Index of Species Information

SPECIES:  Schedonorus arundinaceus 

Introductory

SPECIES: Schedonorus arundinaceus
AUTHORSHIP AND CITATION : Walsh, Roberta A. 1995. Schedonorus arundinaceus. In: Fire Effects Information System, [Online]. U.S. Department of Agriculture, Forest Service, Rocky Mountain Research Station, Fire Sciences Laboratory (Producer). Available: http://www.fs.fed.us/database/feis/ [].
ABBREVIATION : SCHARU SYNONYMS : Festuca arundinacea Schreb. [28,32,33,79]. Lolium arundinacea (Schreb.) S.J. Darbyshire [80] SCS PLANT CODE : FEAR3 COMMON NAMES : tall fescue reed fescue TAXONOMY : The scientific name of tall fescue is Schedonorus arundinaceus (Schreb.) Dumort. (Poaceae) [81]. LIFE FORM : Graminoid FEDERAL LEGAL STATUS : No special status OTHER STATUS : NO-ENTRY

DISTRIBUTION AND OCCURRENCE

SPECIES: Schedonorus arundinaceus
GENERAL DISTRIBUTION : Tall fescue occurs throughout the continental United States [4,28,31,75,77] and southern Canada [76].  It was introduced to North America from northern Europe where it is native [31,61,65].  It has also been introduced to South America [76], Australia [9,10,24], and New Zealand [20.]. ECOSYSTEMS :    Tall fescue occurs in most ecosystems. STATES :      AL  AK  AZ  AR  CA  CO  CT  DE  FL  GA      HI  ID  IL  IN  IA  KS  KY  LA  ME  MD      MA  MI  MN  MS  MO  MT  NE  NV  NH  NJ      NM  NY  NC  ND  OH  OK  OR  PA  RI  SC      SD  TN  TX  UT  VT  VA  WA  WV  WI  WY      DC  AB  BC  MB  NB  NF  NS  ON  PE  PQ      SK BLM PHYSIOGRAPHIC REGIONS :     1  Northern Pacific Border     2  Cascade Mountains     3  Southern Pacific Border     4  Sierra Mountains     5  Columbia Plateau     6  Upper Basin and Range     7  Lower Basin and Range     8  Northern Rocky Mountains     9  Middle Rocky Mountains    10  Wyoming Basin    11  Southern Rocky Mountains    12  Colorado Plateau    13  Rocky Mountain Piedmont    14  Great Plains    15  Black Hills Uplift    16  Upper Missouri Basin and Broken Lands KUCHLER PLANT ASSOCIATIONS : NO-ENTRY SAF COVER TYPES :    Tall fescue occurs in most SAF Cover Types. SRM (RANGELAND) COVER TYPES :    Tall fescue occurs in most SRM Cover Types. HABITAT TYPES AND PLANT COMMUNITIES : Tall fescue is listed as a codominant in the following publication: Plant associations within the interior valleys of the Umpqua River   Basin, Oregon [64] Tall fescue is found in tallgrass prairie [56], salt desert shrub, and sagebrush (Artemisia spp.) [76].  It is also found in pine (Pinus spp.)-Douglas-fir (Pseudotsuga menziesii) forest, ponderosa pine (Pinus ponderosa) forest, juniper (Juniperus spp.)-pinyon (Pinus spp.) woodland, mountain mahogany (Cercocarpus spp.)-oak (Quercus spp.) scrub, and saltbush (Atriplex spp.)-greasewood (Sarcobatus spp.) communities [16].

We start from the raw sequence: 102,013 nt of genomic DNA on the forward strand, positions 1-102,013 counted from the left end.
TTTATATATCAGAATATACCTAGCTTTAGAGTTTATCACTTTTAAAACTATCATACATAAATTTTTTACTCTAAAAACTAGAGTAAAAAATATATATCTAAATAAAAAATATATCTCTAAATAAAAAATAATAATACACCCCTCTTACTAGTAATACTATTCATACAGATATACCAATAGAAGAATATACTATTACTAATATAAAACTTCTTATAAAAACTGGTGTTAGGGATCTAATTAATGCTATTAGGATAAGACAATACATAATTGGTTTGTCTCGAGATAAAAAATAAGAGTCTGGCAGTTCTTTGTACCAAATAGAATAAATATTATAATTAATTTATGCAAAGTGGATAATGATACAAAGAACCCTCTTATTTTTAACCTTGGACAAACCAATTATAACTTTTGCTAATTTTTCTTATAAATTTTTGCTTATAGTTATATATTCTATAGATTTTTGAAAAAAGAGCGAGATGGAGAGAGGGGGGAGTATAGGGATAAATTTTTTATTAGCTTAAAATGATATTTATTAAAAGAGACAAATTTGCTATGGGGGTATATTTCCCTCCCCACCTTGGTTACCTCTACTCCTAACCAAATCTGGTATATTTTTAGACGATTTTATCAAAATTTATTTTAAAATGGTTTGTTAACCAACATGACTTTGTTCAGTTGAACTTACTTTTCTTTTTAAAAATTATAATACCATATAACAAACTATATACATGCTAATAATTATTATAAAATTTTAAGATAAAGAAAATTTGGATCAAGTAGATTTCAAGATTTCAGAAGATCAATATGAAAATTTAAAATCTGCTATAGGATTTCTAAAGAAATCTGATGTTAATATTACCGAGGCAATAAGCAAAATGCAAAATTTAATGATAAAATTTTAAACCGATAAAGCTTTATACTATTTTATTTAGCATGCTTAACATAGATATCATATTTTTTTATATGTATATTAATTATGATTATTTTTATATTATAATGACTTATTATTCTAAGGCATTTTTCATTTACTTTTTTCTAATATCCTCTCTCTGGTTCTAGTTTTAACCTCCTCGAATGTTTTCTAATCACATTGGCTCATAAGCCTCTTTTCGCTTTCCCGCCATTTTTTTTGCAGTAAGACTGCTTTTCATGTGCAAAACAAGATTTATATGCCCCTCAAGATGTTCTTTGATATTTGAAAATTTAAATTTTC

MANAGEMENT CONSIDERATIONS

SPECIES: Schedonorus arundinaceus